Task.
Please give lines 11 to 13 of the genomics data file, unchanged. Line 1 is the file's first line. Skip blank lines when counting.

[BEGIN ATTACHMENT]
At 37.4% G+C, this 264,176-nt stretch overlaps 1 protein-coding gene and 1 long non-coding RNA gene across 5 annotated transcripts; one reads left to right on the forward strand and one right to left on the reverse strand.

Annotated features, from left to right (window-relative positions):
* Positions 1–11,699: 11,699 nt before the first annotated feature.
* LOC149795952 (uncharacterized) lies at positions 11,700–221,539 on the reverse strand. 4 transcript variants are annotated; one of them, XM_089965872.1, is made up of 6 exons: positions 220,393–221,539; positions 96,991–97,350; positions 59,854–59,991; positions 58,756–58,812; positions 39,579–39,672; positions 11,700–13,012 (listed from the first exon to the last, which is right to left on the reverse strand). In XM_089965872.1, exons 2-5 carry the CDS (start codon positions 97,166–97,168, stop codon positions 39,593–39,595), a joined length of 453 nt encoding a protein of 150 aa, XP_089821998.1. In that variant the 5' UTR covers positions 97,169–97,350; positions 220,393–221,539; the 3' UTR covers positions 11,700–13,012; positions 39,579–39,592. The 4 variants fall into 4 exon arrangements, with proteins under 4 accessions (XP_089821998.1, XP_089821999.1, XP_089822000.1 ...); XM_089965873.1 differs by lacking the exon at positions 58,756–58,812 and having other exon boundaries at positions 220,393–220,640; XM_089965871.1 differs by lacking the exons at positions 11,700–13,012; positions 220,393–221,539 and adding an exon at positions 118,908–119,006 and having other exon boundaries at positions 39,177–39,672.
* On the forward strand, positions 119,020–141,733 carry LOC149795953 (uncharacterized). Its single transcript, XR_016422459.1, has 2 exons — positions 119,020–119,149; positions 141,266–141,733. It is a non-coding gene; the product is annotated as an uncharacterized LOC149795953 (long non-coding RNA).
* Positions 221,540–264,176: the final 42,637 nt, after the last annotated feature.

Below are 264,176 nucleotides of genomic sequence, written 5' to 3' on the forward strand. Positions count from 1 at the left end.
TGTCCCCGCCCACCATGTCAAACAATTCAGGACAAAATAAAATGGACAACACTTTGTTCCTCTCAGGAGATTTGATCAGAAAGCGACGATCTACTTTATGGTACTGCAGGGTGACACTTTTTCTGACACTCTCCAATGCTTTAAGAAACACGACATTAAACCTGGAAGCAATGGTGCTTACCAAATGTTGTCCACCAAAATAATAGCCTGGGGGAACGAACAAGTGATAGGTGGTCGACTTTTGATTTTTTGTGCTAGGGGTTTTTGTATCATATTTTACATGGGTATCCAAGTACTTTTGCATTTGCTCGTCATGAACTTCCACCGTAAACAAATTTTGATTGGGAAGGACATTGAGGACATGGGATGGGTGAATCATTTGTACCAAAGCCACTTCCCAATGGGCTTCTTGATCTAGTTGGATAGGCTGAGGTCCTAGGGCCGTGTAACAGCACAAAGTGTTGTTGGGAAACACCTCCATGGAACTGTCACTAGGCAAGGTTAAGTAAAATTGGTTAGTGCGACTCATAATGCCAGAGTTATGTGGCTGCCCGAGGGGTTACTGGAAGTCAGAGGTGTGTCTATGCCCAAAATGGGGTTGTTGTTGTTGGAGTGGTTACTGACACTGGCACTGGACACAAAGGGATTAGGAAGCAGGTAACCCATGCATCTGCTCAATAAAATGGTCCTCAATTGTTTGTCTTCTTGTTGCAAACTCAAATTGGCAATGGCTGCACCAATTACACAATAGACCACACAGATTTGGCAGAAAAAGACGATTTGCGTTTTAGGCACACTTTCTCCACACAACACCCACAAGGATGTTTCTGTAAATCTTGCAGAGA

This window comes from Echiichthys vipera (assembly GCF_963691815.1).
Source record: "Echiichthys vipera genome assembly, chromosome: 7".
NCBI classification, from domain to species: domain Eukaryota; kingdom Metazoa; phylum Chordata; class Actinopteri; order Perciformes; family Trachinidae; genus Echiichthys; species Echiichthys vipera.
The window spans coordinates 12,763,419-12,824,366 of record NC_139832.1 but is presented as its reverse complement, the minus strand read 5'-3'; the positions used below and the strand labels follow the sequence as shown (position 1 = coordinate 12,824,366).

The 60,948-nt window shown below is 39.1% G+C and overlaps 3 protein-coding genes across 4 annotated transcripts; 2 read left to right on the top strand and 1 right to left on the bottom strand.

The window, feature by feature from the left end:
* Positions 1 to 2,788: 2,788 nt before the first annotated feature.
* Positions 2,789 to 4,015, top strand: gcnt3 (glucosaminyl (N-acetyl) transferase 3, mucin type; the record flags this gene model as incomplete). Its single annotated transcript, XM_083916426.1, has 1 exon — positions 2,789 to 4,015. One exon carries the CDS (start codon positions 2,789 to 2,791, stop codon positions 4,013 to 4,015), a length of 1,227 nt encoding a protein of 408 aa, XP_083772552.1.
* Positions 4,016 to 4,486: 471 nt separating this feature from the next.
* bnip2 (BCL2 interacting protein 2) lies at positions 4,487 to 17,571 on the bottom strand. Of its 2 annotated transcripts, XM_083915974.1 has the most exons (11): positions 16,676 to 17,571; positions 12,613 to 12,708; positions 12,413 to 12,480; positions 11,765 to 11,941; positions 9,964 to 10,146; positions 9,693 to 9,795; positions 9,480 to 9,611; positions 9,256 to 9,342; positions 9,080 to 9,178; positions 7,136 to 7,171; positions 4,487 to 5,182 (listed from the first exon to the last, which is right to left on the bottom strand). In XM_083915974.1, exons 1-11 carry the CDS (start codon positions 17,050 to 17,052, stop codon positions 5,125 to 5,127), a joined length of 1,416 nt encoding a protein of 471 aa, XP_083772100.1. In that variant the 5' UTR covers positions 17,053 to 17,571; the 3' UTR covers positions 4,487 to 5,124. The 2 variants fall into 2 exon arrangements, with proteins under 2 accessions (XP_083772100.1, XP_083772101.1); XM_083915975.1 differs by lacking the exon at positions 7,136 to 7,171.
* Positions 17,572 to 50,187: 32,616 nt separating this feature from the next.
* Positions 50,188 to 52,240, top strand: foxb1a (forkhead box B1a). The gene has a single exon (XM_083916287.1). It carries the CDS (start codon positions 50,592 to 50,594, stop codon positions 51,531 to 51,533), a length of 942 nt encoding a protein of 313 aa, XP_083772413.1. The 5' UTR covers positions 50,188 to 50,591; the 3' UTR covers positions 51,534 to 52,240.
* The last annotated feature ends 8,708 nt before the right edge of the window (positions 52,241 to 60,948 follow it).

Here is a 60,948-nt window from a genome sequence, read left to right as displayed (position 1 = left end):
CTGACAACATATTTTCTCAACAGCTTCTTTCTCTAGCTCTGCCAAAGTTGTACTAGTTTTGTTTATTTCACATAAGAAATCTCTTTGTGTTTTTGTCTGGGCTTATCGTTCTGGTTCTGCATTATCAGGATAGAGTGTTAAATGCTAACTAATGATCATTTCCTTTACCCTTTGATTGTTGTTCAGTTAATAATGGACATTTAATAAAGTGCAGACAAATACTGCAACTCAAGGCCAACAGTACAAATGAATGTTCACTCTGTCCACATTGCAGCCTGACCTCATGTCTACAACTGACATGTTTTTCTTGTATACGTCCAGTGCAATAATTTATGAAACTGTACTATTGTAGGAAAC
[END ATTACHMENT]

NCBI classification, from domain to species: domain Eukaryota; kingdom Metazoa; phylum Chordata; class Actinopteri; order Perciformes; family Trachinidae; genus Echiichthys; species Echiichthys vipera.
The window spans coordinates 12,763,419-12,824,366 of record NC_139832.1 but is presented as its reverse complement, the minus strand read 5'-3'; the positions used below and the strand labels follow the sequence as shown (position 1 = coordinate 12,824,366).

The 60,948-nt window shown below is 39.1% G+C and overlaps 3 protein-coding genes across 4 annotated transcripts; 2 read left to right on the top strand and 1 right to left on the bottom strand.